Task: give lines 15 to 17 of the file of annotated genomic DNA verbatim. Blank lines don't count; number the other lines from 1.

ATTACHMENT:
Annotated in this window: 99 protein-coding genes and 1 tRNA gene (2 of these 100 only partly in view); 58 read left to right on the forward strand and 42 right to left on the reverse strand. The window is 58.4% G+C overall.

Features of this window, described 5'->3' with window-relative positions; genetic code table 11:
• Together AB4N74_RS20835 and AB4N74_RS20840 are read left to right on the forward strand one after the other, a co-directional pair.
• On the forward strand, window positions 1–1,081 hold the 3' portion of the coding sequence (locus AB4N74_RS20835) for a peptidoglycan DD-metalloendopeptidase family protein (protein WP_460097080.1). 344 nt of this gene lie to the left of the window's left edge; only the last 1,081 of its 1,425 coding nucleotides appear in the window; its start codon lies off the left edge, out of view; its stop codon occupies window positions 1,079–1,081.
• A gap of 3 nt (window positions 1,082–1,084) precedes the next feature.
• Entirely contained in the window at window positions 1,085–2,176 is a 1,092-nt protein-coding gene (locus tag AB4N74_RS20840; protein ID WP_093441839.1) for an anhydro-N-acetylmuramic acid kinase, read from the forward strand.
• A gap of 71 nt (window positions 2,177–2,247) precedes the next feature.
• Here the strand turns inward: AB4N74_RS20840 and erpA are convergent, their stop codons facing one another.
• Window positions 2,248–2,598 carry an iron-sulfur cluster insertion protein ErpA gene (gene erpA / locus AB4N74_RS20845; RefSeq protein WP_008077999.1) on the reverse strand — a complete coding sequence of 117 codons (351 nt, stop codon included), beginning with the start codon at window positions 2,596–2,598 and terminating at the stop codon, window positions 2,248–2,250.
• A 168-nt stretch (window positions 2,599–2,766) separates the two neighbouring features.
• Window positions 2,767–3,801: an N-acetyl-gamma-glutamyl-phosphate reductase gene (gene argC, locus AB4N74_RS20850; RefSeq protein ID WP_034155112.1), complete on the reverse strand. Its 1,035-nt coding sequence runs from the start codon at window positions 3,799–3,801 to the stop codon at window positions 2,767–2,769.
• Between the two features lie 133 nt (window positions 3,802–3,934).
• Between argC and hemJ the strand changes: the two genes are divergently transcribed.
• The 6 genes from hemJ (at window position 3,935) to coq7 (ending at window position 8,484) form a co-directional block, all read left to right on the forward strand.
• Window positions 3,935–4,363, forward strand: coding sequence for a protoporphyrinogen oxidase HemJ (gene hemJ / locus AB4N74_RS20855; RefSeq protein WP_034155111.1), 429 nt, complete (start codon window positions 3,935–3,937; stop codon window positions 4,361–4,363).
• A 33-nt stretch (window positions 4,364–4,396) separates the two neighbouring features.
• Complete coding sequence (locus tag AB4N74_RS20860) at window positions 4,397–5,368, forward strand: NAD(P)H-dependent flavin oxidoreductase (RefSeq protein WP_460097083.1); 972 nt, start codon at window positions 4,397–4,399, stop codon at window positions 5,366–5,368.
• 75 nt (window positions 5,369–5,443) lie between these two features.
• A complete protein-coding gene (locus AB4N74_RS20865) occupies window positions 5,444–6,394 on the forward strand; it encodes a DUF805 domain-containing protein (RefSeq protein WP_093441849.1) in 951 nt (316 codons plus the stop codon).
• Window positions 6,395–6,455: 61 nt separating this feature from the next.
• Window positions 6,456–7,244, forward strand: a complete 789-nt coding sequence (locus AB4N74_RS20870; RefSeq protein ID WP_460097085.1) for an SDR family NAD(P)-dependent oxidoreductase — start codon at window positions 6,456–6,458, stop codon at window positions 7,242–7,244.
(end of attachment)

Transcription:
• Window positions 3,935–4,363, forward strand: coding sequence for a protoporphyrinogen oxidase HemJ (gene hemJ / locus AB4N74_RS20855; RefSeq protein WP_034155111.1), 429 nt, complete (start codon window positions 3,935–3,937; stop codon window positions 4,361–4,363).
• A 33-nt stretch (window positions 4,364–4,396) separates the two neighbouring features.
• Complete coding sequence (locus tag AB4N74_RS20860) at window positions 4,397–5,368, forward strand: NAD(P)H-dependent flavin oxidoreductase (RefSeq protein WP_460097083.1); 972 nt, start codon at window positions 4,397–4,399, stop codon at window positions 5,366–5,368.